iBabs board software is a platform that revolutionises how your board communicates before, during and after a meeting. It stores all important documents securely in the cloud, as well as offering all the functionality you need to run an efficient and productive meeting.
3. Assertiveness and diplomacy
It may seem at first glance that assertiveness and diplomacy are mutually exclusive, but this is not the case. A chair must possess both skills and be able to judge correctly when to utilise them.
There is a fine line between ensuring everyone has an opportunity to speak and air their views and being able to work through the agenda in good time. This requires the chair to display both skills, knowing when to move away from a topic and when to search for alternative viewpoints.
During a discussion, particularly on a contentious topic, there may be a time when a director dominates proceedings. In this case, the chair will have to utilise their assertiveness to move the focus from them and then their diplomacy to find either a counterargument or a specialist insight from another director.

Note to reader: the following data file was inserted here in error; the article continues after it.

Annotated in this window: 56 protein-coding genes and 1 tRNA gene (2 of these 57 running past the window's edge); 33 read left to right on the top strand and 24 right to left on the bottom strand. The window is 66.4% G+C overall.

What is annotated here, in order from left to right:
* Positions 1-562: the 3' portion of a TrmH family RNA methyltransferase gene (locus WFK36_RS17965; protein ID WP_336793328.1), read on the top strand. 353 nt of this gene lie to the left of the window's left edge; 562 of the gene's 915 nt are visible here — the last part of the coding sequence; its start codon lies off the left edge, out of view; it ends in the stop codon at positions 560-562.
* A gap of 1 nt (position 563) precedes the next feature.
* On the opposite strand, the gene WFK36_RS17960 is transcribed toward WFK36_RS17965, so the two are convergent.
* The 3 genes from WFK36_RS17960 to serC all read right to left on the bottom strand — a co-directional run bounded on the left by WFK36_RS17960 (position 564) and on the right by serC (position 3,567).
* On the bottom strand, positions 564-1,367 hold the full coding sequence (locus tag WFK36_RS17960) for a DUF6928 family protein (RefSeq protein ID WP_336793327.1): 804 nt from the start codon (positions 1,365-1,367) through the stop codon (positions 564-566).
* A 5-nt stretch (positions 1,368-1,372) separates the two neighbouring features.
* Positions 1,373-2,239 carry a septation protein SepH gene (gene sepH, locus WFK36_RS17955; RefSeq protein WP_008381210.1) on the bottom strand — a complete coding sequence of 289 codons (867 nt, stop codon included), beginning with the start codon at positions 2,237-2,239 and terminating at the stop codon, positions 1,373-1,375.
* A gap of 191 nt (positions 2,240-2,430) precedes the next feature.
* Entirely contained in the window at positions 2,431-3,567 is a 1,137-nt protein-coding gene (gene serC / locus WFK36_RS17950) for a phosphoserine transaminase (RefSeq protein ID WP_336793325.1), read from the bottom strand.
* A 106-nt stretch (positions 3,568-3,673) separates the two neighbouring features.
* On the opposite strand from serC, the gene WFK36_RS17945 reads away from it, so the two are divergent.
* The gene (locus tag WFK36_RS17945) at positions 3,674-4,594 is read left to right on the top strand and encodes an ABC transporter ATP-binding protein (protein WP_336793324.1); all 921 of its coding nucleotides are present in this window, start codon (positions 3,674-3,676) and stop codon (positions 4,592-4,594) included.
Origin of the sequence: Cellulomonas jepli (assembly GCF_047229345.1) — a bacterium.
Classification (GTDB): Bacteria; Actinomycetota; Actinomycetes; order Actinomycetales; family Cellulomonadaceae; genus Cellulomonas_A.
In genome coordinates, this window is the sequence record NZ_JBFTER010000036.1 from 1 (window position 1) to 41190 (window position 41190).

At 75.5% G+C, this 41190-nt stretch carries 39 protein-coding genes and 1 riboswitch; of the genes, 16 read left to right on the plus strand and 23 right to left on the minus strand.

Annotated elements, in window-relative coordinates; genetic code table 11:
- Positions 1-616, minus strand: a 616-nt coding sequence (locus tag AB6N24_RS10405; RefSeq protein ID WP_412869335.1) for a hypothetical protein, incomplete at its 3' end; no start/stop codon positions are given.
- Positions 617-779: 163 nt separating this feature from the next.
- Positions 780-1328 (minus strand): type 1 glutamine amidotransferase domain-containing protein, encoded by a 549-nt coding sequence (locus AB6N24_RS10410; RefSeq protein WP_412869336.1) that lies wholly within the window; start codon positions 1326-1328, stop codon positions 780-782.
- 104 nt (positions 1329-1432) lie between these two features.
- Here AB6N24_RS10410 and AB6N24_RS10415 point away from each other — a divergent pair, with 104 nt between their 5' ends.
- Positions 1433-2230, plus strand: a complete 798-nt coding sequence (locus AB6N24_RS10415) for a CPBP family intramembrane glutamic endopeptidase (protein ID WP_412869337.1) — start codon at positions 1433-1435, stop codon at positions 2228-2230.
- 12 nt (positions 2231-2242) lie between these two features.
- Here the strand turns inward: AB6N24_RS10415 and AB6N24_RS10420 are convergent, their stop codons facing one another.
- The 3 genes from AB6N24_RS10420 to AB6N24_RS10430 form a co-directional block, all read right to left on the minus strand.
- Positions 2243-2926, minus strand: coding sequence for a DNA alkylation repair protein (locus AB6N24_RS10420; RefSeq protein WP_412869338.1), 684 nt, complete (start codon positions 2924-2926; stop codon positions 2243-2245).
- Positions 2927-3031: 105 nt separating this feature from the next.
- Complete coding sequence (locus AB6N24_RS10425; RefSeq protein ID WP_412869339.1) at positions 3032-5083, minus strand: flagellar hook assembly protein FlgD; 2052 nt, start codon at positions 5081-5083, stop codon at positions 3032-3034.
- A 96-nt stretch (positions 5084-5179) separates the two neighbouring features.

Juggling everyone’s right to speak without interruption and moving the conversation away from someone who is taking over is an important competency for a chair.
The chair is not in place to sway the board, but rather to facilitate debate (by playing devil’s advocate if they must) and guide the assembled directors to a consensus. They must develop their ability to root out the facts of a situation and to summarise them in an independent manner that allows directors to make fully informed decisions.
Although it is tempting to express your viewpoint and try to manoeuvre the decision towards what you think is best, as a chair, that is not your role. To be most effective, you must use your position to encourage healthy debate and find the consensus within the board, based on the members’ genuine wishes once they are armed with the full facts of the situation.
That is not to say that chairs shouldn’t vote. Of course, they will prefer one or another option, but as impartial facilitators, they should not use their position to influence the board in any direction.